The “Maginot Line” spirit characterises French military thinking. This wall, equipped with recent progress in permanent fortifications, would be inviolable and impassable, and would ensure the best defence of the terrain against the German offensive. “By 1922, the French army had decided that its soldiers would never again fight a defensive battle on open ground”, says John Keegan.3 A mobile field army and a British expeditionary corps were to defend Belgian territory. However, the lack of coordination of strategic plans with the Belgian High Command and the lack of reconnaissance of the terrain of Belgian territory by the Franco-British command showed some uncertainty. In October 1939, General Gamelin, Commander-in-Chief of the French army, placed the first units on Belgian territory, on the Dyle between the Schelde estuary and the Meuse, where fortifications built on its banks were to create a solid defensive line. Without going into considerations related to military structures, it is important to note the contrast in the way the terrain was taken into account in the Allied and German military plans. On the Allied side, strategic considerations were based on the principle of terrain planning as in the First World War, relying on lines of fortifications that had been costly to the French and Belgian military budgets in the 1930s.
Thus, beyond its organic and structural characteristics, the Battle of France shows an unequal balance of power linked to the physical and natural environment. Each side viewed it differently: mainly static for defensive manoeuvring on the Allied side, mainly mobile for offensive manoeuvring on the German side. These two approaches to terrain thus played a part in the course of the battles. Although they were only one aspect of the Battle of France, the fact remains that the use made of physical aspects was more daring and active on the German side, whereas the balance of power between the two sides was more or less even.
The first influence of the geographical factor, whether physical or human, is on the choice of strategic operational and tactical decisions. This first category includes a set of elements: the preparation of manoeuvres (the task, the part played by the environment in the decision), the part played by the terrain in choosing a direction as a geographical objective, the compartmentalisation of the terrain, the communication routes, the transmission networks, the choice of intermediate targets such as the stages, and the development of the terrain by the adversary.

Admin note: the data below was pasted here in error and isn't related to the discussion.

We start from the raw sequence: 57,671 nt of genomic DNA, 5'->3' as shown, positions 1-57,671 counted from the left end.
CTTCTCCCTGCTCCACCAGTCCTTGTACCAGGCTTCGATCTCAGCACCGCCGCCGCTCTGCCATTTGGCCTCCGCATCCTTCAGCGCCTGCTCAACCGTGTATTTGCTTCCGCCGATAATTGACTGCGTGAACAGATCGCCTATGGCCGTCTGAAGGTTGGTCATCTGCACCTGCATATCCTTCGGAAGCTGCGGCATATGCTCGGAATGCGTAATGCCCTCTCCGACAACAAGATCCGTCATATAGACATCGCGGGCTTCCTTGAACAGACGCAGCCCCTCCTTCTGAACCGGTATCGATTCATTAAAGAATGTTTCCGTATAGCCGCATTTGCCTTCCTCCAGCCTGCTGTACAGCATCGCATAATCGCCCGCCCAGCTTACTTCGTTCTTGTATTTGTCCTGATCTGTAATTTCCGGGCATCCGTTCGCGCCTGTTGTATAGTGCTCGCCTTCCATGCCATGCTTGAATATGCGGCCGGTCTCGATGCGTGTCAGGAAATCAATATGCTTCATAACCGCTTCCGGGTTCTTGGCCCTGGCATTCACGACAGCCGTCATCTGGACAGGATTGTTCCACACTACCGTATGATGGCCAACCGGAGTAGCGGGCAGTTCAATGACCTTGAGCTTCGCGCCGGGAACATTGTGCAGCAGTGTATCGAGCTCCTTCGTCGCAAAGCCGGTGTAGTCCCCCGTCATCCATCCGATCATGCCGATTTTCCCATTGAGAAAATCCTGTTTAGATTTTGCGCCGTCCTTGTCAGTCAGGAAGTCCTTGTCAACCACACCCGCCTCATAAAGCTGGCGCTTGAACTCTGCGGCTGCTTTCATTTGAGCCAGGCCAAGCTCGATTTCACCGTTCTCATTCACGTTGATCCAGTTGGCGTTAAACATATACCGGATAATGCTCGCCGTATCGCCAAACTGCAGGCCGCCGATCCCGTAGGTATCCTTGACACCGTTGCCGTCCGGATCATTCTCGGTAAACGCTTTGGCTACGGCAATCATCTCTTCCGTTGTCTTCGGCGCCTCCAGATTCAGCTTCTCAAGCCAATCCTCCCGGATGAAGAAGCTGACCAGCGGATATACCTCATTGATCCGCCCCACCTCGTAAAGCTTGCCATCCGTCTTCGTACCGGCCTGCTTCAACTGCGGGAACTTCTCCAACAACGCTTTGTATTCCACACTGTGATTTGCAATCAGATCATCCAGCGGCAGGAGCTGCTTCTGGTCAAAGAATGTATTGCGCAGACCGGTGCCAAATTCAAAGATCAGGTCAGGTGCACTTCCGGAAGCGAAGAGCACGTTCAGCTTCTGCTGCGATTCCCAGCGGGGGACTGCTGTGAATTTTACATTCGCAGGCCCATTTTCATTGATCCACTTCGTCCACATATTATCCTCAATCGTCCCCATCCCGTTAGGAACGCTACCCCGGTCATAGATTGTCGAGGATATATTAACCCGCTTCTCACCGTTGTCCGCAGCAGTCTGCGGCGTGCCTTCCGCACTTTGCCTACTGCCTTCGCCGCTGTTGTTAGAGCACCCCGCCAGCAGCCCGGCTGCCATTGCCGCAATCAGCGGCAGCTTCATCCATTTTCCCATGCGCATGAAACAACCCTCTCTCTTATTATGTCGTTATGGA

On a strategic level, each side’s decision-making begins with a reading of the map. For Hitler, the orientation of the offensive had to take into account Germany’s “Achilles’ heel”, the Ruhr. The strategic plan was to direct the effort and the concentration of forces as far away as possible from this industrial region, in other words towards the West in Belgium, without taking into account its neutrality. For the French High Command, the organisation of the river basins served the approach of the strategic plans made before the German offensive of May 1940. A series of plans were drawn up until March 1940 by the French General Staff on defensive lines that were generally based on rivers. Crossing them required material resources and trained units but the obstacle itself could be overcome. The Dyle line was thus retained on the assumption that the Dutch army would resist a German offensive long enough for the French army to reach Antwerp on the Scheldt and Namur on the Meuse, 230 km from its positions. Other plans were put forward and then abandoned because of political decisions, notably by the Belgian King, and less because of the characteristics of the terrain.
Uncertainty and improvisation remained for the Allied forces which had been trained in defence and were yet launched in an offensive against the German army. Geographical intelligence, aimed at defining routes in Belgium, seems to have been insufficient to anticipate the German offensive. In addition, the plans of the Belgian army, the capabilities of the Belgian resistance on the Albert Canal, the coordination of the Allies with the Belgian and Dutch armies were poorly used. When the Allied armies entered the Belgian plains in May 1940 to fight the decisive battle, the terrain remained unknown and poorly prepared to create a solid line of defence. In short, the geographical preparation seems to have been deficient before and during the German offensive. Based on poor knowledge of the situation on the ground, due to deficient communication and transmission systems, the Allied command made counterproductive decisions during the German blitzkrieg. On the other hand, the German armies planned a rapid advance with a centralised command and superior knowledge of the terrain to better envelop the powerful Allied units. From the knowledge and control of the terrain in Holland, Belgium and Northern France, German strategists imposed their power at their own pace in decisive actions.